The shades of Swissair 111 are approaching on the horizon.  Read what was in
the Seattle P-I this morning.  Especially with third parties being involved
with the installation of ADDITIONAL WIRING to accommodate passenger
requirements.  Does this appear to be another "flirting with potential
fate" with respect to airplane wiring?


United, American scrutinize planes' laptop ports
Monday, July 3, 2000
DALLAS -- Even as they equip more jetliners with power outlets for laptop
computers, the nation's two largest airlines are confronting safety concerns
over the ports.  United Airlines disconnected the ports on some jets until
they can be rewired, while American is inspecting its entire fleet after an in
-flight incident. In May, wiring from an outlet on an American Airbus A300 leaving London for Boston overheated, causing a burning smell in the cabin, an airline spokesman said.  The captain aborted the flight and landed in Shannon, Ireland.
"You're not going to start out over the Atlantic when you smell something and
you don't know where it's coming from," said American spokesman John Hotard.

Mechanics discovered that wiring had rubbed against a metal seat part,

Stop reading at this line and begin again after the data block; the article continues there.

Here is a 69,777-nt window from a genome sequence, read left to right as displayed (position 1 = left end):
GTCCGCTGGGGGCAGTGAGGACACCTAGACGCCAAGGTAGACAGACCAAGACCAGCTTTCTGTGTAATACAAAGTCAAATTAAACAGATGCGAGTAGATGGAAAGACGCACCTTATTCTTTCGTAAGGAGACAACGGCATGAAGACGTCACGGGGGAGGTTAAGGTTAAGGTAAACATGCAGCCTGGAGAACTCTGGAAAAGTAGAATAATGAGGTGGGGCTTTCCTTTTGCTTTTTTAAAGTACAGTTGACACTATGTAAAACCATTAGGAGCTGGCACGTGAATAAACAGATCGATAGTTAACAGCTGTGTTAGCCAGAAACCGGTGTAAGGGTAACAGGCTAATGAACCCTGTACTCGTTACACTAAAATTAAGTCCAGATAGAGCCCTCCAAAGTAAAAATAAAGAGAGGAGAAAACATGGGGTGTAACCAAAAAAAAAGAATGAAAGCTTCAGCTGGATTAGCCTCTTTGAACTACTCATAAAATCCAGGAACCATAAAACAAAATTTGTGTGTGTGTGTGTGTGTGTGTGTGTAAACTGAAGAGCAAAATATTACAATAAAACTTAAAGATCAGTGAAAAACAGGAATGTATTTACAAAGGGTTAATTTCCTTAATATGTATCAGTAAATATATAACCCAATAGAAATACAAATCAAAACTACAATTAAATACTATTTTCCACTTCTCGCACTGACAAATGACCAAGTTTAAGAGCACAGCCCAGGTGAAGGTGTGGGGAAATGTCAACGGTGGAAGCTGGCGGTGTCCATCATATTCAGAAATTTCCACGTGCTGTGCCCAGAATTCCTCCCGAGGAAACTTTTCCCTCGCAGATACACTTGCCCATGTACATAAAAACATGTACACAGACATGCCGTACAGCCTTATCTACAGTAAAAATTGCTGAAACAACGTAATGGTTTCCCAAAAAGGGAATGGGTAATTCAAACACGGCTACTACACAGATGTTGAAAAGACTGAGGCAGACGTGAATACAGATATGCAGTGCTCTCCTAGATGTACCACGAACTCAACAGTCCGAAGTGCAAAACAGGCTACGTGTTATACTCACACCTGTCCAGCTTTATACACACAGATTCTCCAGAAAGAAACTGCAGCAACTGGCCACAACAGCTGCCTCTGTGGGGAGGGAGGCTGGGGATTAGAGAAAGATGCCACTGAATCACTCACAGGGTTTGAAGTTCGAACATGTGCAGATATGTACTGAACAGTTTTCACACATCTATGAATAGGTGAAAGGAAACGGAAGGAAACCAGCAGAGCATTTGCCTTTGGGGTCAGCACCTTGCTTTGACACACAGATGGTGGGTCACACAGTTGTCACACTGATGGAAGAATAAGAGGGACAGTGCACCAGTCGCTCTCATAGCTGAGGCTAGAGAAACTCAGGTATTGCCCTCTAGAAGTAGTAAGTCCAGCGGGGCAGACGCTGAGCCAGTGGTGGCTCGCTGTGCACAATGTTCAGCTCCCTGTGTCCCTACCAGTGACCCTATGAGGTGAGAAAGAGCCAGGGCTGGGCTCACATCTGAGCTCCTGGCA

causing a small hole in the wiring, which led the insulation to overheat,
Hotard said.  After the incident, which was first reported in The Wall Street
Journal, the airline began an inspection of wiring on its entire 700-plane
fleet, which will be finished in July, Hotard said.

United's decision to disconnect power outlets in 24 of its Boeing 777s was
actually unrelated.  The outlets were installed by a third-party vendor --
which United declined to identify -- who placed the outlet wires closer to
backup power wiring than the one-quarter-inch separation recommended by
Boeing, a United spokesman said.

Rather than ground the planes, United decided to disconnect the power.
Repairs will be made from November through January, said Joe Hopkins, a
United spokesman. He said none of the planes experienced any problems similar
to the aborted American flight. 

David Stempler, president of the Washington-based Air Travellers Association,
said his group received complaints from some United passengers who didn't get
a full explanation why the power ports weren't operating.  "We thought it was
an isolated event," Stempler said. "When it happened the second time, it
didn't seem so isolated."  Despite the setbacks, both United and American and
several other carriers are going ahead with plans to increase the number of
outlet-equipped planes in their fleets.  Most laptop batteries run out of
power after about 2 hours and business travellers prize the outlets.

2000 The Associated Press

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